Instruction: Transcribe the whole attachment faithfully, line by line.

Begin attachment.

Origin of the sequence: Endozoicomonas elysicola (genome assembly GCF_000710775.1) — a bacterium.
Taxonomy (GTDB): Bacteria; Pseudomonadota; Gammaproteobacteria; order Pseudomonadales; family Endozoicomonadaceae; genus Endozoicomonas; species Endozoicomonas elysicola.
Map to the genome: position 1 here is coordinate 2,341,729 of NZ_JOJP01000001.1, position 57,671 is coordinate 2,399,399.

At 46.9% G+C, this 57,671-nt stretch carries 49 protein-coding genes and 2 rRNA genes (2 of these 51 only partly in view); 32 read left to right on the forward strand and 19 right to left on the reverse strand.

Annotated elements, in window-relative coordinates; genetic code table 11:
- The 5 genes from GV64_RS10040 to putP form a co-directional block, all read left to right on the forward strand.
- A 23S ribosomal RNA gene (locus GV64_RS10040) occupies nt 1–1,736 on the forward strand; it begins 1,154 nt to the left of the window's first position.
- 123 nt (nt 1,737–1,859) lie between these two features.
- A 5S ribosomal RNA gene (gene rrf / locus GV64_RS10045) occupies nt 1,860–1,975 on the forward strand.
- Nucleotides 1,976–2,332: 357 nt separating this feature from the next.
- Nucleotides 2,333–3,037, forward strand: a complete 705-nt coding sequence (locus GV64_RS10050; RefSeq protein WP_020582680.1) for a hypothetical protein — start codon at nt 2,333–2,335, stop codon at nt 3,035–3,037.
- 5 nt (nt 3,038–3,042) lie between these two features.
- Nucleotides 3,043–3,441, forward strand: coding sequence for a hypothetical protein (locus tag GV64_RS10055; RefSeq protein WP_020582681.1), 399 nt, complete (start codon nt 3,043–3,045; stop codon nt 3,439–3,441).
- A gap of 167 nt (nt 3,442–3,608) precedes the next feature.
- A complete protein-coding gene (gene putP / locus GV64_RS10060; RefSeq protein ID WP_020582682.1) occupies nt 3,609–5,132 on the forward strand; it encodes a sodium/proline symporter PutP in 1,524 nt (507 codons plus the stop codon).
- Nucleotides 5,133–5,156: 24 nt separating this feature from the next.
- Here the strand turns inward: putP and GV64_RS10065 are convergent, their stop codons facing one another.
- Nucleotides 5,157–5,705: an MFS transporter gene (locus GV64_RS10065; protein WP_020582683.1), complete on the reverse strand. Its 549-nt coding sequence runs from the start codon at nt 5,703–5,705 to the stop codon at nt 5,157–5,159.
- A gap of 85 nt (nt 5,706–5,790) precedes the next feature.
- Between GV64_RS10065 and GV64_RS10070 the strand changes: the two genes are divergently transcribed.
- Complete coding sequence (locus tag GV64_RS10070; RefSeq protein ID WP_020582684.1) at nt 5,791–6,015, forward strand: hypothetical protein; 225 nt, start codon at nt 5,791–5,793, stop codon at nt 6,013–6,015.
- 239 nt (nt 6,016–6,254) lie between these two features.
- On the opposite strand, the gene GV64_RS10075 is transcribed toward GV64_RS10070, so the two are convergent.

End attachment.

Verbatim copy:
Origin of the sequence: Endozoicomonas elysicola (genome assembly GCF_000710775.1) — a bacterium.
Taxonomy (GTDB): Bacteria; Pseudomonadota; Gammaproteobacteria; order Pseudomonadales; family Endozoicomonadaceae; genus Endozoicomonas; species Endozoicomonas elysicola.
Map to the genome: position 1 here is coordinate 2,341,729 of NZ_JOJP01000001.1, position 57,671 is coordinate 2,399,399.

At 46.9% G+C, this 57,671-nt stretch carries 49 protein-coding genes and 2 rRNA genes (2 of these 51 only partly in view); 32 read left to right on the forward strand and 19 right to left on the reverse strand.

Annotated elements, in window-relative coordinates; genetic code table 11:
- The 5 genes from GV64_RS10040 to putP form a co-directional block, all read left to right on the forward strand.
- A 23S ribosomal RNA gene (locus GV64_RS10040) occupies nt 1–1,736 on the forward strand; it begins 1,154 nt to the left of the window's first position.
- 123 nt (nt 1,737–1,859) lie between these two features.
- A 5S ribosomal RNA gene (gene rrf / locus GV64_RS10045) occupies nt 1,860–1,975 on the forward strand.
- Nucleotides 1,976–2,332: 357 nt separating this feature from the next.
- Nucleotides 2,333–3,037, forward strand: a complete 705-nt coding sequence (locus GV64_RS10050; RefSeq protein WP_020582680.1) for a hypothetical protein — start codon at nt 2,333–2,335, stop codon at nt 3,035–3,037.
- 5 nt (nt 3,038–3,042) lie between these two features.
- Nucleotides 3,043–3,441, forward strand: coding sequence for a hypothetical protein (locus tag GV64_RS10055; RefSeq protein WP_020582681.1), 399 nt, complete (start codon nt 3,043–3,045; stop codon nt 3,439–3,441).
- A gap of 167 nt (nt 3,442–3,608) precedes the next feature.
- A complete protein-coding gene (gene putP / locus GV64_RS10060; RefSeq protein ID WP_020582682.1) occupies nt 3,609–5,132 on the forward strand; it encodes a sodium/proline symporter PutP in 1,524 nt (507 codons plus the stop codon).
- Nucleotides 5,133–5,156: 24 nt separating this feature from the next.
- Here the strand turns inward: putP and GV64_RS10065 are convergent, their stop codons facing one another.
- Nucleotides 5,157–5,705: an MFS transporter gene (locus GV64_RS10065; protein WP_020582683.1), complete on the reverse strand. Its 549-nt coding sequence runs from the start codon at nt 5,703–5,705 to the stop codon at nt 5,157–5,159.
- A gap of 85 nt (nt 5,706–5,790) precedes the next feature.
- Between GV64_RS10065 and GV64_RS10070 the strand changes: the two genes are divergently transcribed.
- Complete coding sequence (locus tag GV64_RS10070; RefSeq protein ID WP_020582684.1) at nt 5,791–6,015, forward strand: hypothetical protein; 225 nt, start codon at nt 5,791–5,793, stop codon at nt 6,013–6,015.
- 239 nt (nt 6,016–6,254) lie between these two features.
- On the opposite strand, the gene GV64_RS10075 is transcribed toward GV64_RS10070, so the two are convergent.